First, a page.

Kremlin says wants 'continuity' in ties with Germany
"Of course, we are counting on continuity in our bilateral relations," Kremlin spokesman Dmitry Peskov told reporters, adding that Moscow was following the vote with "great attention".
"As far as we understand, the process of creating a coalition will be lengthy and complicated," Peskov added, noting that Moscow would monitor the progress.
He added that while there are disagreements between Moscow and Berlin, "we are united by an understanding that problems can and should be solved only through dialogue".
Germany was facing uncertainty after the Social Democrats narrowly won the vote but faced a rival claim to power from outgoing Chancellor Angela Merkel's conservative camp.
The coming weeks and months promise to be a rocky ride as both Finance Minister Olaf Scholz's SPD and the conservatives led by Armin Laschet scramble for coalition partners.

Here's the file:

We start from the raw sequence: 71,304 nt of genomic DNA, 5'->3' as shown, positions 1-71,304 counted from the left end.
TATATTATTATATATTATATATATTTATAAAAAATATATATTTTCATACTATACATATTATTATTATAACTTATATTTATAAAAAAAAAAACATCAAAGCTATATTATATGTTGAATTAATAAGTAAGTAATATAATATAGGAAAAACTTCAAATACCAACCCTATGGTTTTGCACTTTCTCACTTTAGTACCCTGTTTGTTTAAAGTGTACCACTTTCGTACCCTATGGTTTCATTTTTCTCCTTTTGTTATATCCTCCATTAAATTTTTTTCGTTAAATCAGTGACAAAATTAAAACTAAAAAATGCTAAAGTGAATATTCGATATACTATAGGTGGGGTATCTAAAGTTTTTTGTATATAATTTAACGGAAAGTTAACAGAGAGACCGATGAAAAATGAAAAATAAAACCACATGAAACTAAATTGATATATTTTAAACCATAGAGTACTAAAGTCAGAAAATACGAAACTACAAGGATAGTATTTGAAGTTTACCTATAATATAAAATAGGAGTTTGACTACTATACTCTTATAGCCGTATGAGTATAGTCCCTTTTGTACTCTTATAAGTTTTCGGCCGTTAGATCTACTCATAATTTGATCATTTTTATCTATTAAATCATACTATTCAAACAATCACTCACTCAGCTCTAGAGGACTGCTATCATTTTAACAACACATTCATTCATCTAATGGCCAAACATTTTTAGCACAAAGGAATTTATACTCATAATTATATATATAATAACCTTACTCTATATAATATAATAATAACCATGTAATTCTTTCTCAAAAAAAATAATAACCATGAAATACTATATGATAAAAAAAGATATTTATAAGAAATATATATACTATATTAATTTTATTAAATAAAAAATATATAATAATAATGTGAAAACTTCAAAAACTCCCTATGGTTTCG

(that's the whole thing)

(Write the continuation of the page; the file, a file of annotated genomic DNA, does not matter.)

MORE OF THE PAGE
Russian President Vladimir Putin, who speaks German, has maintained a working relationship with Merkel, a Russian speaker, throughout her 16 years in office.
Russia and Germany remain important trading partners despite Western sanctions and tensions since the outbreak of war in eastern Ukraine and Moscow's takeover of Crimea in 2014.
Moscow and Berlin have worked together to complete the Nord Stream 2 pipeline in the face of objections from Germany's eastern EU and NATO allies like Poland, the Baltic states and the US, which say it gives Moscow too much control over Europe's energy supply.
The pipeline will also divert supplies from an existing route through Ukraine and Kiev fears it will lose much-needed transit fees.
Scholz told reporters on Monday that Moscow had promised that the pipeline will not serve as an energy weapon.
Moscow guaranteed, he said, that "Ukraine will remain a transit country and that we will ensure that gas supplies to certain countries in Eastern Europe are not threatened by Russia".